Monday, February 25, 2013

Standing In Another Man's Grave - Ian Rankin

I originally reviewed Standing in Another Man's Grave for Shelf Awareness in January. You can see that starred (yay) review here. However, instead of just reposting that review, I wanted to elaborate a bit more than I'm able to in Shelf Awareness, so it's a little different this time....

First line: "He'd made sure he wasn't standing too near the open grave."

Five years after retiring, John Rebus is working with the Serious Crime Review Unit. Rebus is clearly unhappy behind a desk; he's a detective at heart and having that taken away from him by forced retirement has left him with a hole in his life.

Meanwhile, the Scottish police have changed the retirement standards due to the loss of too much experience and the expense of the pensions. So Rebus is considering the option of applying to rejoin the force.

In the midst of the internal conflict for Rebus, Nina Hazlitt shows up at the SCRU looking for the former director DI Magrath. Since Magrath retired several years back, Rebus meets with Hazlitt. She had shared her theories with Magrath about a serial kidnapper targeting woman along the A9 highway and now another woman has gone missing in similar circumstances. Hazlitt took up a crusade on her theory because she believes the first victim was her daughter Sally.

Rebus agrees to take a look at the various disappearances which leads him directly to the new case and its investigative team including his friend Siobhan Clarke. Rebus begins to see some truth in Hazlitt's theory and the more he digs, the more he's convinced she's right--at least mostly right. But his maverick ways are ruffling feathers and he may "get the boot" from the investigation before he can "get his guy."

Standing in Another Man's Grave was dedicated to Jackie Leven, Rankin's good friend who died unexpectedly from cancer in 2011. The title is derived from a mondegreen (mis-heard lyrics) of Leven's song "Standing in Another Man's Rain." Rankin had thought for years that the song was Rain, not Grave. And he carries that title into the themes and symbolism of the novel.

In addition, the novel is divided into six parts, and Rankin opens each part with tie-in lyrics from a Leven song, lyrics that not only enrich the part but set the part's tone, like:

"A man disappears down bar steps
With a piece of wounded sky..."


"I see the dead men shuffling in their bones
Young girls laughing on their mobile phones..."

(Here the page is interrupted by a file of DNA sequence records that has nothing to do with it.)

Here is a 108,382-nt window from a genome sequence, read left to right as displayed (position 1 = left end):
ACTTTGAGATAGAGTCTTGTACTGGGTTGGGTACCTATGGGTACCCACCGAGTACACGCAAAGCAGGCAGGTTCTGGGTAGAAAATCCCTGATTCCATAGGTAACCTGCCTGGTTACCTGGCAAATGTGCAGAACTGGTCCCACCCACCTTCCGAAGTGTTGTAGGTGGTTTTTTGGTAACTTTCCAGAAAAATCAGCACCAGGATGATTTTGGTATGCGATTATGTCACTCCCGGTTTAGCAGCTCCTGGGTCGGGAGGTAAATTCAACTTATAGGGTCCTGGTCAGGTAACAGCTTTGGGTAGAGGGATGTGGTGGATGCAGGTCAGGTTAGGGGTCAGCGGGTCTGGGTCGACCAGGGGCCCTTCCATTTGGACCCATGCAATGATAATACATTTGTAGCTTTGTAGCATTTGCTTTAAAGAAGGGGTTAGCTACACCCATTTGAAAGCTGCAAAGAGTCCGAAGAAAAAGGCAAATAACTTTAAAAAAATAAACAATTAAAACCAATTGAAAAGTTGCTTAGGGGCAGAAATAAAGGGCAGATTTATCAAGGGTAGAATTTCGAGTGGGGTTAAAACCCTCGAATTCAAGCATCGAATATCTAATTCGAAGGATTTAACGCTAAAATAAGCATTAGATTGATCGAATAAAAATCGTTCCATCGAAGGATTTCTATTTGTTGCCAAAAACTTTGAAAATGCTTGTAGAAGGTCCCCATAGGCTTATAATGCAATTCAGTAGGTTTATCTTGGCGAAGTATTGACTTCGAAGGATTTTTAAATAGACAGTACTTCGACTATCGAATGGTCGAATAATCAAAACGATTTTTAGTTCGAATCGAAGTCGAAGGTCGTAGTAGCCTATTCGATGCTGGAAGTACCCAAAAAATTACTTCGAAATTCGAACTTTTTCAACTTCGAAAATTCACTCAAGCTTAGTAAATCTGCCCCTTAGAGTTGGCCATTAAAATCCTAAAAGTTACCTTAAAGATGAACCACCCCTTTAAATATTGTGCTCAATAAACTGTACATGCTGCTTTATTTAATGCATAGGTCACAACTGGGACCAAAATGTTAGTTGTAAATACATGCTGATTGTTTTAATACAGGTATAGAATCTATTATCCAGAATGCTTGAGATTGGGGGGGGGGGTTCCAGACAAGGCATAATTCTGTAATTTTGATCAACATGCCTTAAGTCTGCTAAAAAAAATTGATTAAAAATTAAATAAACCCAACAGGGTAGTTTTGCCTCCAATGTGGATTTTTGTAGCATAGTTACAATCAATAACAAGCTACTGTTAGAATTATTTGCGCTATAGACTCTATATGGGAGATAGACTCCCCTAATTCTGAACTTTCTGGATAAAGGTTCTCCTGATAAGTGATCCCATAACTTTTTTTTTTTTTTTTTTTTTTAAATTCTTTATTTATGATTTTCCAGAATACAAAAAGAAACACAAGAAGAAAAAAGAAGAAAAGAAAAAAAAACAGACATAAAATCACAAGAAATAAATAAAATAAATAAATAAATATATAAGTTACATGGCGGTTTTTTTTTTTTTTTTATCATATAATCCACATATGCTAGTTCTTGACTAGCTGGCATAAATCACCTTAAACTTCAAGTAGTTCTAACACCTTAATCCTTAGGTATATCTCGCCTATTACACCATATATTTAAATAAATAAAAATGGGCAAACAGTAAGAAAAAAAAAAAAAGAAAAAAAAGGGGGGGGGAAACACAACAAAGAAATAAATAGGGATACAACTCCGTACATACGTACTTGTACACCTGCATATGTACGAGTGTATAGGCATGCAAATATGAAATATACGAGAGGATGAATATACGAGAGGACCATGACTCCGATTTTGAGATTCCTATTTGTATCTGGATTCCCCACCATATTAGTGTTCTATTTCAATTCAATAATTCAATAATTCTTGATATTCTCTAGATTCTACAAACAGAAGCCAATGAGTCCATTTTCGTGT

Tone and atmosphere permeate the entire novel; from the start, Rebus is attending the funeral of a friend, who died unexpectedly from cancer. A sense of futility or hollowness begins. There is no rhyme or reason. Good people die for no explainable reason. And as much as we grasp for a rationale, it just isn't there. It's simply the way the universe plays out. The presence of characters like Rebus and Clarke give us hope that some good can be possible, some justice served, even when we can't have logic.

This being my first experience with Rankin, I can't compare it for you to his previous works, I can simply tell you that I was bowled over. The complexity of the plot and the themes kept my brain working in overtime, while the beauty of the language and imagery stimulated my senses:

"The past had its grip on her and wasn't letting go. He worked with the past, too, but he could always put it back in a box and have it delivered to a storeroom or warehouse."

Rankin's humor compliments Rebus and his frustration with bureaucracy. The pacing and plot twists keep the momentum of the story quick. At the conclusion, I cheered over the way Rankin tied in the end with the beginning--coming full circle--and I realized I'd been holding my breath. I could once again breathe. But that breathless experience is what reading good books is all about.

Rebus is making his way back where he belongs, which allowed me to finally connect with him. There may not always be logic to the way the world works, but that doesn't mean the results are always going to be bad!

Standing in Another Man's Grave is available from Reagan Arthur Books in hardcover (ISBN: 978-031622458) and from Hachette Audio as an unabridged audio (ISBN: 9781619693814), narrated by James Macpherson. If anyone listens to the audio version, I'd love to hear what you think! You can also check out Ian Rankin's Five on Friday from last month and the recap I did of his Milwaukee event, which includes more information on the background for this book.



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